Canine Therapy or Animal assisted therapy draws on the bond between animals and humans in order to help improve and maintain an individual’s function and is being used to assist in the process of enhancing the individual’s quality of life in nursing homes.
Psychologists and therapists notice increasing unfavorable behaviors of elderly people that are transferred to nursing homes. Once the patients become settled into their new environment, they lose their sense of self-efficacy and independence. Simple, everyday tasks are taken away from them and the patients become lethargic, depressed, and anti-social if they do not have regular visitors.
Animal assisted therapy (AAT) is a type of therapy that incorporates animals in the treatment of a person; especially elderly people in nursing homes or long term care (LTC) facilities. The goal of using animals as a treatment option is to improve the person’s social, emotional, and cognitive functioning and reduce passivity. When elderly people are transferred to nursing homes or LTC facilities, they often become passive, agitated, withdrawn, depressed, and inactive because of the lack of regular visitors or the loss of loved ones.
Supporters of AAT say that animals can be helpful in motivating the patients to be active mentally and physically, keeping their minds sharp and bodies healthy.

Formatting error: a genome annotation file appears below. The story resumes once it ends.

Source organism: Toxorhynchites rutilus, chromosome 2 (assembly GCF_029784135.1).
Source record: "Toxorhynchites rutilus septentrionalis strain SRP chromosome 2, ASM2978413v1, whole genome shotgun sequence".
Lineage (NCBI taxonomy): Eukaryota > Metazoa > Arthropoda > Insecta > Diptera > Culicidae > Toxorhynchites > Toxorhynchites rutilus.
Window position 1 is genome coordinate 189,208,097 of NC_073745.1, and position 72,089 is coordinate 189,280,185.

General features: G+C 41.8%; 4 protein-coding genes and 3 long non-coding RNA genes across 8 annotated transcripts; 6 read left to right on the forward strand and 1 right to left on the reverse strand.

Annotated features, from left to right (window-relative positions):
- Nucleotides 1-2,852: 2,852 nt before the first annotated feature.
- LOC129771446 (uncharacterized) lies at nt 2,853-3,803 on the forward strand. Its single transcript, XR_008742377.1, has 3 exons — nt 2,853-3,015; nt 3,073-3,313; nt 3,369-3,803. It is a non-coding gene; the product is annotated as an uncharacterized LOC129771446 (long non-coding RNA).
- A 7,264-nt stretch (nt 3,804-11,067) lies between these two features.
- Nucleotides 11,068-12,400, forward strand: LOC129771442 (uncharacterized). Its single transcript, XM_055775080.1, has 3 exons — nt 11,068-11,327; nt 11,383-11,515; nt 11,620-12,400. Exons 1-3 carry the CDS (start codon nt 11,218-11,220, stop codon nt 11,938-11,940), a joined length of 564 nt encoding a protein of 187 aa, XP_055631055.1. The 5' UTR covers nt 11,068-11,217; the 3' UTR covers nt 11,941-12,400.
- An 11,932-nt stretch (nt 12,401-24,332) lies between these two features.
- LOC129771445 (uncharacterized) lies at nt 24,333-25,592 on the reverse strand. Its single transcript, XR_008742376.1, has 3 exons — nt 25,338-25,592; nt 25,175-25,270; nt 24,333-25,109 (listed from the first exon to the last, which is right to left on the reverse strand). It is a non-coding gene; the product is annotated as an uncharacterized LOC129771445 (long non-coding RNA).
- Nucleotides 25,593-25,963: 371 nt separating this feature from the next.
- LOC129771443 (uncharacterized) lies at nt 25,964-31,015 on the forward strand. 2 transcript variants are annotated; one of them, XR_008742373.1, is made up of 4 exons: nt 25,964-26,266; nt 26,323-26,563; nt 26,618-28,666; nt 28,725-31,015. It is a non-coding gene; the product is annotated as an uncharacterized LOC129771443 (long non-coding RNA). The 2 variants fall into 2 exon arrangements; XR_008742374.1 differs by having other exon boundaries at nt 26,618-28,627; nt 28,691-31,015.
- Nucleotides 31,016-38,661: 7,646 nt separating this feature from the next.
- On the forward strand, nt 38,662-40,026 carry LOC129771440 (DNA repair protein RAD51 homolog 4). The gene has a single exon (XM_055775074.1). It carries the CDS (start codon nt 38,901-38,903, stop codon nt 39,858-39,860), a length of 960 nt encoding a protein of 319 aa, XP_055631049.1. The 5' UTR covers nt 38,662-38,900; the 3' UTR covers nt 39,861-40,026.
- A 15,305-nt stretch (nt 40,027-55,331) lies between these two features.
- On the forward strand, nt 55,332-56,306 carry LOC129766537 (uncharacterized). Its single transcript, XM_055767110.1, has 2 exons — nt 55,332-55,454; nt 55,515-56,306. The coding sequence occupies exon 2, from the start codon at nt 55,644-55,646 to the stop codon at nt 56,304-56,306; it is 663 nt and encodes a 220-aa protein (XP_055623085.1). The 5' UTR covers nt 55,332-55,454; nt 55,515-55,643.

Therapists or visitors who bring animals into their sessions at the nursing home are often viewed as less threatening, which increases the relationship between the therapist/visitor and patient.
There are numerous techniques used in AAT, depending on the needs and condition of the patient. For elderly dementia patients, hands on interactions with the animal are the most important aspect. Animal assisted therapy provides these patients with opportunities to have close physical contact with the animals warm bodies, feeling heartbeats, caress soft skins and coats, notice breathing, and giving hugs.
Animal assisted therapy counselors also plan activities for patients that need physical movement. These planned tasks include petting the animal, walking the animal, and grooming the animal. These experiences seem so common and simple, but elderly dementia patients do not typically have these interactions with people because their loved ones have passed or no one comes to visit them. Their mind needs to be stimulated in the ways it once was. Animals provide a sense of meaning and belonging to these patients and offer something to look forward to during their long days.
The AAT program encourages expressions of emotions and cognitive stimulation through discussions and reminiscing of memories while the patient bonds with the animal. Many of the troubling symptoms in elderly dementia patients include decreased physical functioning, apathy, depression, loneliness, and disturbing behaviors and are all positively affected by AAT interventions. Animal assisted therapy is very useful in helping these negative behaviors decrease by focusing their attention on something positive (the animal) rather than their physical illness, motivating them to be physically active and encouraging communication skills for those with memory loss.
Numerous researchers found that communication with animals have a positive effect on older adults by increasing their social behavior and verbal interaction, while also decreasing tense behavior and loneliness.